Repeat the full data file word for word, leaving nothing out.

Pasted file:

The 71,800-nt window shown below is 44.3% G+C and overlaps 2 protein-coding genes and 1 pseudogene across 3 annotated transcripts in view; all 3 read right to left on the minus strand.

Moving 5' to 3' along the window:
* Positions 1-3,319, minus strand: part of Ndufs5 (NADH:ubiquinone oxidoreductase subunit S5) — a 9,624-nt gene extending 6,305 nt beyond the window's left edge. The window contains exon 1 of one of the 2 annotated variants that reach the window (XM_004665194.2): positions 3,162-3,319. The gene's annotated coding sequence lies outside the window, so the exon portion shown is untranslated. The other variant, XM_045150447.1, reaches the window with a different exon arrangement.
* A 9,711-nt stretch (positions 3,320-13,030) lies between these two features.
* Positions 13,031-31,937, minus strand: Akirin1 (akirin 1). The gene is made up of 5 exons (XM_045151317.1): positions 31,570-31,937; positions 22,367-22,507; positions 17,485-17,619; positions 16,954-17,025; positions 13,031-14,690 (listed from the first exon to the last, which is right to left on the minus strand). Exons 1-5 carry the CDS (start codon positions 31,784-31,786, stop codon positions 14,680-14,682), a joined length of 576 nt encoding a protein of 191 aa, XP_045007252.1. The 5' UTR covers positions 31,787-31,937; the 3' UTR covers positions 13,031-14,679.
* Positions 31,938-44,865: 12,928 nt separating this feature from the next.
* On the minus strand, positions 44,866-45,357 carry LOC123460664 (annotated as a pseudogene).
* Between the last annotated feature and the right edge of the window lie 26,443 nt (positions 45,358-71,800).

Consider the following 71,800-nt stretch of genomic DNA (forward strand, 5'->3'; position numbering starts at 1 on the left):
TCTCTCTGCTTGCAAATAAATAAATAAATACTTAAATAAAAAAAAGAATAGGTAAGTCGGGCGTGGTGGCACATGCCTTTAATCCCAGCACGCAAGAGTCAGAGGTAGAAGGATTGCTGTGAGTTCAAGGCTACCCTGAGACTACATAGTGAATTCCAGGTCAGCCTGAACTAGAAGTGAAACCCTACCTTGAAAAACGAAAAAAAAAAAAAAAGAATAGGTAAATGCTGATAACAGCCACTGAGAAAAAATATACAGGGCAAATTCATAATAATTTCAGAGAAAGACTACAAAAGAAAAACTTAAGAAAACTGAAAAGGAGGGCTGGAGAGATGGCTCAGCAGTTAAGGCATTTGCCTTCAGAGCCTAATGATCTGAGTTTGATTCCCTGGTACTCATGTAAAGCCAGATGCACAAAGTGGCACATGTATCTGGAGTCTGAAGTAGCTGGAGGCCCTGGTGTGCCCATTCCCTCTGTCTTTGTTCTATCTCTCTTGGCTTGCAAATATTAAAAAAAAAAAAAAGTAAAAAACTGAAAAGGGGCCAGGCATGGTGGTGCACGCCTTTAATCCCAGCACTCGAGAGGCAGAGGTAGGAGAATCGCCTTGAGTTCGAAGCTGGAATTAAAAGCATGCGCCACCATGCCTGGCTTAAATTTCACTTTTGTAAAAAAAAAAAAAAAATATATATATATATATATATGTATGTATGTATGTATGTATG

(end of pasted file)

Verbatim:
The 71,800-nt window shown below is 44.3% G+C and overlaps 2 protein-coding genes and 1 pseudogene across 3 annotated transcripts in view; all 3 read right to left on the minus strand.

Moving 5' to 3' along the window:
* Positions 1-3,319, minus strand: part of Ndufs5 (NADH:ubiquinone oxidoreductase subunit S5) — a 9,624-nt gene extending 6,305 nt beyond the window's left edge. The window contains exon 1 of one of the 2 annotated variants that reach the window (XM_004665194.2): positions 3,162-3,319. The gene's annotated coding sequence lies outside the window, so the exon portion shown is untranslated. The other variant, XM_045150447.1, reaches the window with a different exon arrangement.
* A 9,711-nt stretch (positions 3,320-13,030) lies between these two features.
* Positions 13,031-31,937, minus strand: Akirin1 (akirin 1). The gene is made up of 5 exons (XM_045151317.1): positions 31,570-31,937; positions 22,367-22,507; positions 17,485-17,619; positions 16,954-17,025; positions 13,031-14,690 (listed from the first exon to the last, which is right to left on the minus strand). Exons 1-5 carry the CDS (start codon positions 31,784-31,786, stop codon positions 14,680-14,682), a joined length of 576 nt encoding a protein of 191 aa, XP_045007252.1. The 5' UTR covers positions 31,787-31,937; the 3' UTR covers positions 13,031-14,679.
* Positions 31,938-44,865: 12,928 nt separating this feature from the next.
* On the minus strand, positions 44,866-45,357 carry LOC123460664 (annotated as a pseudogene).
* Between the last annotated feature and the right edge of the window lie 26,443 nt (positions 45,358-71,800).

Consider the following 71,800-nt stretch of genomic DNA (forward strand, 5'->3'; position numbering starts at 1 on the left):
TCTCTCTGCTTGCAAATAAATAAATAAATACTTAAATAAAAAAAAGAATAGGTAAGTCGGGCGTGGTGGCACATGCCTTTAATCCCAGCACGCAAGAGTCAGAGGTAGAAGGATTGCTGTGAGTTCAAGGCTACCCTGAGACTACATAGTGAATTCCAGGTCAGCCTGAACTAGAAGTGAAACCCTACCTTGAAAAACGAAAAAAAAAAAAAAAGAATAGGTAAATGCTGATAACAGCCACTGAGAAAAAATATACAGGGCAAATTCATAATAATTTCAGAGAAAGACTACAAAAGAAAAACTTAAGAAAACTGAAAAGGAGGGCTGGAGAGATGGCTCAGCAGTTAAGGCATTTGCCTTCAGAGCCTAATGATCTGAGTTTGATTCCCTGGTACTCATGTAAAGCCAGATGCACAAAGTGGCACATGTATCTGGAGTCTGAAGTAGCTGGAGGCCCTGGTGTGCCCATTCCCTCTGTCTTTGTTCTATCTCTCTTGGCTTGCAAATATTAAAAAAAAAAAAAAGTAAAAAACTGAAAAGGGGCCAGGCATGGTGGTGCACGCCTTTAATCCCAGCACTCGAGAGGCAGAGGTAGGAGAATCGCCTTGAGTTCGAAGCTGGAATTAAAAGCATGCGCCACCATGCCTGGCTTAAATTTCACTTTTGTAAAAAAAAAAAAAAAATATATATATATATATATATGTATGTATGTATGTATGTATG